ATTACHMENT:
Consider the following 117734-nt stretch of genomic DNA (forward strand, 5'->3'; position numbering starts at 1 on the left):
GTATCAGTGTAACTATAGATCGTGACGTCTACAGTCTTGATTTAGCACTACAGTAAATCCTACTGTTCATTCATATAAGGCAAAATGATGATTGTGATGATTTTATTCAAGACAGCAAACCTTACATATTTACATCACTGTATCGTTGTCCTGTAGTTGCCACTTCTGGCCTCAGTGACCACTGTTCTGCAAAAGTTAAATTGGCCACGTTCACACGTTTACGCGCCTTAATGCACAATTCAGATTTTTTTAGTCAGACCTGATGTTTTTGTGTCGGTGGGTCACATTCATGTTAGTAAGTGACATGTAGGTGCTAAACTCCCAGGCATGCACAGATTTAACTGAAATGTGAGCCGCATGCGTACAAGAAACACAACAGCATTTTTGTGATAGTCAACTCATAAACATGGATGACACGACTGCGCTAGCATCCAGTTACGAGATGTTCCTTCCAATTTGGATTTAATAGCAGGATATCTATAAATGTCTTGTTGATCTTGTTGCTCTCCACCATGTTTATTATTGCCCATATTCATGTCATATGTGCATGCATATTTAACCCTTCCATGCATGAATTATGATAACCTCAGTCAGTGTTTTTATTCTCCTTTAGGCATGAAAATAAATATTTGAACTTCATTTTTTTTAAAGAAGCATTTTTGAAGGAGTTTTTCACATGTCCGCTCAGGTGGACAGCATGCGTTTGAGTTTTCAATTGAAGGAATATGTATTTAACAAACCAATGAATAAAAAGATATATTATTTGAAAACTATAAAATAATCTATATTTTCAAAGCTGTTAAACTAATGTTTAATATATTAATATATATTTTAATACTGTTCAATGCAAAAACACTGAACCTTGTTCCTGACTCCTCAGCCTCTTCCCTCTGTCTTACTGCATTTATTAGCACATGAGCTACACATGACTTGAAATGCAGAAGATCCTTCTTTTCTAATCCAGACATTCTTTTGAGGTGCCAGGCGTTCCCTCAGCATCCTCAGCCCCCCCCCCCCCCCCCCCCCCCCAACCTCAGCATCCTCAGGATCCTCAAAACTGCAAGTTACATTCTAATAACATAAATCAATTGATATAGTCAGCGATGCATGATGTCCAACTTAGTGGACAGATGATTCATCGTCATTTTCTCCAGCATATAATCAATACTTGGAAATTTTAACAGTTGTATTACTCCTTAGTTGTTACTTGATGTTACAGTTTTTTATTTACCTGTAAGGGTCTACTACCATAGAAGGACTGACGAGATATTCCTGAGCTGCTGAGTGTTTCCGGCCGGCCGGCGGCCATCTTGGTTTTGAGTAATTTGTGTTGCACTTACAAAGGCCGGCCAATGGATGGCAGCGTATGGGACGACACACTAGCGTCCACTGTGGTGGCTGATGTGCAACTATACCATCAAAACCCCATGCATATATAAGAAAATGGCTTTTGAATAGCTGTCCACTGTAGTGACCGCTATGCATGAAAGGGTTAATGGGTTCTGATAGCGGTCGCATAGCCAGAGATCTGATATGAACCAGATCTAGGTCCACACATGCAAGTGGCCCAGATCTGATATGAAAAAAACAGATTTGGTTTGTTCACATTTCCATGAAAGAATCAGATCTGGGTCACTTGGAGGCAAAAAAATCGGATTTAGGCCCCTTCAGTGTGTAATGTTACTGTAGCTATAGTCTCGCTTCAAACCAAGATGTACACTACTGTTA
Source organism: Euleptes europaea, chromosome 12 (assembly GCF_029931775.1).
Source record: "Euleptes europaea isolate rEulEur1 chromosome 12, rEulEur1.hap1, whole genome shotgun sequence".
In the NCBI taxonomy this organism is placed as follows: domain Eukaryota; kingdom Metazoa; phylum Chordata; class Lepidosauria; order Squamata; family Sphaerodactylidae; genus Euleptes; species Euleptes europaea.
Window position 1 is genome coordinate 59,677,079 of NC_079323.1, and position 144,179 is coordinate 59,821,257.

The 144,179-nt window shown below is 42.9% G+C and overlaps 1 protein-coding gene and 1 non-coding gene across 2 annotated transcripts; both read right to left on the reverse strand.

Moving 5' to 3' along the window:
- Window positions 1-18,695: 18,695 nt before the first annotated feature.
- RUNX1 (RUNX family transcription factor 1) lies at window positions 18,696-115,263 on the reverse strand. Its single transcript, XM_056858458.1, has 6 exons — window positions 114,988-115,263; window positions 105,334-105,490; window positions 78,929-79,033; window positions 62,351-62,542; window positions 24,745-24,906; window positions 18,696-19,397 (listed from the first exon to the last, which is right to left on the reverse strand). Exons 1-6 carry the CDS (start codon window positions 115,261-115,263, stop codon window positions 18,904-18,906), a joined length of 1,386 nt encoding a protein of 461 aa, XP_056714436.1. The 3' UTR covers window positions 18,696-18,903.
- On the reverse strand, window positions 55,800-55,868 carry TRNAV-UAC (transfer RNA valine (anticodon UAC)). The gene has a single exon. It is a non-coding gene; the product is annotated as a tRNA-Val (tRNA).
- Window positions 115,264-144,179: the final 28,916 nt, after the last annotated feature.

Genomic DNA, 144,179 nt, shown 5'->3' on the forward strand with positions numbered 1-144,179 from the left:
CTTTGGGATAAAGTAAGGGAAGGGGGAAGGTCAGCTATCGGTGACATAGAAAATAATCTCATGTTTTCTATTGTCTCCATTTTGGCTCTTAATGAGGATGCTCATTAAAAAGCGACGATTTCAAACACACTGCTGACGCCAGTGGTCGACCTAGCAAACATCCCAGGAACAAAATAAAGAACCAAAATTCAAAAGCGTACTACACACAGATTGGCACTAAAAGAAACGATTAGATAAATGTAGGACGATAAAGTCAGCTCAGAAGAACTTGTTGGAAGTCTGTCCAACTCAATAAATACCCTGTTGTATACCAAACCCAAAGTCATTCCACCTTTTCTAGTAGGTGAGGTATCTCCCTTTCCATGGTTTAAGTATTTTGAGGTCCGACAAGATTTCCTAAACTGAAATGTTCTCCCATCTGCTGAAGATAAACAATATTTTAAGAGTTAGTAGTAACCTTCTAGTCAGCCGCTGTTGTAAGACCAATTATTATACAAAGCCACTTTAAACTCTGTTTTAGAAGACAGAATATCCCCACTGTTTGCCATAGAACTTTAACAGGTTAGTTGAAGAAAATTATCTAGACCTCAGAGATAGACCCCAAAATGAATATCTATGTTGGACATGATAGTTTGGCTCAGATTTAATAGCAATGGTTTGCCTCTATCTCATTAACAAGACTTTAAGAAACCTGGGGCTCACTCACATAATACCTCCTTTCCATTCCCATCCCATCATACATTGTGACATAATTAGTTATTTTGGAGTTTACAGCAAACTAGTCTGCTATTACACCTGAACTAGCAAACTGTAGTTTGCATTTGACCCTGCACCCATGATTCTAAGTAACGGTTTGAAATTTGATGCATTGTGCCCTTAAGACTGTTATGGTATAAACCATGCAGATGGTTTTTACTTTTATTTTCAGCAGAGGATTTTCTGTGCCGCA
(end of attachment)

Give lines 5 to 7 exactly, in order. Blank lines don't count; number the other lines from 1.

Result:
In the NCBI taxonomy this organism is placed as follows: domain Eukaryota; kingdom Metazoa; phylum Chordata; class Lepidosauria; order Squamata; family Sphaerodactylidae; genus Euleptes; species Euleptes europaea.
Window position 1 is genome coordinate 59,677,079 of NC_079323.1, and position 144,179 is coordinate 59,821,257.

The 144,179-nt window shown below is 42.9% G+C and overlaps 1 protein-coding gene and 1 non-coding gene across 2 annotated transcripts; both read right to left on the reverse strand.